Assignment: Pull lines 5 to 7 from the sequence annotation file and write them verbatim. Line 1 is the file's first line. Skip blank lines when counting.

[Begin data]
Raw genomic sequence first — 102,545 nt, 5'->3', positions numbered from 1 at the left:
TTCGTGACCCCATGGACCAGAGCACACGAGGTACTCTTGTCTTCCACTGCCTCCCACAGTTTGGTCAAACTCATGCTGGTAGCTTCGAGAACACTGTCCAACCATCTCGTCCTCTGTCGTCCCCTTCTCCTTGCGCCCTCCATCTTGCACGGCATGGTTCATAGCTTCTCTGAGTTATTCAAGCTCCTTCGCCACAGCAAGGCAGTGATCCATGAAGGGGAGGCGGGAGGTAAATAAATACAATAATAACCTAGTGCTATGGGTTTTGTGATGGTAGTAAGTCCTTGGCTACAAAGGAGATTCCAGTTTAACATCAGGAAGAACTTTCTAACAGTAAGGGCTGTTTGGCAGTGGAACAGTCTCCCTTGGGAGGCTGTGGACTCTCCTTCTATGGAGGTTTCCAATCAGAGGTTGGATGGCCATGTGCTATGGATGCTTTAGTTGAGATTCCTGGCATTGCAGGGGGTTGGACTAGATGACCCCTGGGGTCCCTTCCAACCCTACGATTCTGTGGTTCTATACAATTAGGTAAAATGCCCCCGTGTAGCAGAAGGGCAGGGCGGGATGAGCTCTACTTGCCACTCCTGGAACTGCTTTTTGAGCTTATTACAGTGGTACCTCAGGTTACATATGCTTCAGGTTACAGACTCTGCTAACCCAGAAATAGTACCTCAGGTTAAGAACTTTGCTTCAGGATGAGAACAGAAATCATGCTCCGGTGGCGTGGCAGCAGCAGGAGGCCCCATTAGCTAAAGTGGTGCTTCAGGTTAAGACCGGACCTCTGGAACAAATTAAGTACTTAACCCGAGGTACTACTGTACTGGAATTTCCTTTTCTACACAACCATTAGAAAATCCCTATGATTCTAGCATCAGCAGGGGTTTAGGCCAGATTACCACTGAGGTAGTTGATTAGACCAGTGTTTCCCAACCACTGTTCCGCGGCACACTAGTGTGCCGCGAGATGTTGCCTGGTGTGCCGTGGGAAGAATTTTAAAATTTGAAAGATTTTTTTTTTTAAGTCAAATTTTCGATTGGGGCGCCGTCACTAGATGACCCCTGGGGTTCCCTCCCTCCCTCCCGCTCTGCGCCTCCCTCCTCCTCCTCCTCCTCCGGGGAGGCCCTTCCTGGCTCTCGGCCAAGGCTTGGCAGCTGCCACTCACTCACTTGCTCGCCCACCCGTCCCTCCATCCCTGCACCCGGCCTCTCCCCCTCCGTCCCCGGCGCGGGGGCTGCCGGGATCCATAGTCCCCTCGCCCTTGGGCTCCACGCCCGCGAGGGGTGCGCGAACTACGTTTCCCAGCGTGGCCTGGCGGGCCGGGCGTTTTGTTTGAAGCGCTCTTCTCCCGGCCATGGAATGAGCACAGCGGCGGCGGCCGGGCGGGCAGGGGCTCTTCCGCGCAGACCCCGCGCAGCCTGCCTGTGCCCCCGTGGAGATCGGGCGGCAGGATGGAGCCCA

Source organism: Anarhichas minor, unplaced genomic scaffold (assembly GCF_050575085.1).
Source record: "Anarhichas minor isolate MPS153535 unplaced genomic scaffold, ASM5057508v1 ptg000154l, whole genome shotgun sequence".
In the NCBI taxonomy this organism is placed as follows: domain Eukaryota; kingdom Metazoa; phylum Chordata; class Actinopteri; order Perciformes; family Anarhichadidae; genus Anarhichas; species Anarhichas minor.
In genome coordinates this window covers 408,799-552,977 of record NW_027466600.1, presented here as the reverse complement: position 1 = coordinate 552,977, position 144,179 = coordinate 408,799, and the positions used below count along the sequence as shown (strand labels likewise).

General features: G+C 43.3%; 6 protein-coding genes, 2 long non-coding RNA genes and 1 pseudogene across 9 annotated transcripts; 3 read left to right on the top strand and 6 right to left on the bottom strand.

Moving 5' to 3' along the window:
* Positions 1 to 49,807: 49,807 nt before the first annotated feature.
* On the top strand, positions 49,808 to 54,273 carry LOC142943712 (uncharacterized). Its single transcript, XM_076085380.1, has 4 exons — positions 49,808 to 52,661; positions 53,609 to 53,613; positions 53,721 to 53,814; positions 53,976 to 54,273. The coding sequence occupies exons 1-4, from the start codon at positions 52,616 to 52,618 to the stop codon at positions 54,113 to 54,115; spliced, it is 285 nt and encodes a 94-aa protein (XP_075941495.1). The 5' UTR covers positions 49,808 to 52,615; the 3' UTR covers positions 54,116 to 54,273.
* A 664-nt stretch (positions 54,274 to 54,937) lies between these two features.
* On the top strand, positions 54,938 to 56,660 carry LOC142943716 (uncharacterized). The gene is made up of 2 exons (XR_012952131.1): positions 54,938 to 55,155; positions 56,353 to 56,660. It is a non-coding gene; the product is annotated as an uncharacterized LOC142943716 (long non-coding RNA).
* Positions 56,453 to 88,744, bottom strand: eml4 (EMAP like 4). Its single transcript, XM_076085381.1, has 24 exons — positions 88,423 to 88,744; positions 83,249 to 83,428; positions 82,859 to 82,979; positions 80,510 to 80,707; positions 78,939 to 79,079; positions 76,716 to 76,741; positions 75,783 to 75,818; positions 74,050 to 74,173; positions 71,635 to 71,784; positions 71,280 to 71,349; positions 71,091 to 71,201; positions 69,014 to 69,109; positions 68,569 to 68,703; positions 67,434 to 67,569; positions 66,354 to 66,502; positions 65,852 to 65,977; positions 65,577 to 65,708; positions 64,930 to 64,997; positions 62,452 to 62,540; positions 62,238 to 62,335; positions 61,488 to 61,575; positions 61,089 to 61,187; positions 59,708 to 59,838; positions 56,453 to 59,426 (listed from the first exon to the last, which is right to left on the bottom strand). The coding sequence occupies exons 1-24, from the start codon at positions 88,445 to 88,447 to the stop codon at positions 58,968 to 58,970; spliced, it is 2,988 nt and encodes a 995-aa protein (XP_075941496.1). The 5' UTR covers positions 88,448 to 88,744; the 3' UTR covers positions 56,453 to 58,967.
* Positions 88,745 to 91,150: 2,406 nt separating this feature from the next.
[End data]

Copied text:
In the NCBI taxonomy this organism is placed as follows: domain Eukaryota; kingdom Metazoa; phylum Chordata; class Actinopteri; order Perciformes; family Anarhichadidae; genus Anarhichas; species Anarhichas minor.
In genome coordinates this window covers 408,799-552,977 of record NW_027466600.1, presented here as the reverse complement: position 1 = coordinate 552,977, position 144,179 = coordinate 408,799, and the positions used below count along the sequence as shown (strand labels likewise).

General features: G+C 43.3%; 6 protein-coding genes, 2 long non-coding RNA genes and 1 pseudogene across 9 annotated transcripts; 3 read left to right on the top strand and 6 right to left on the bottom strand.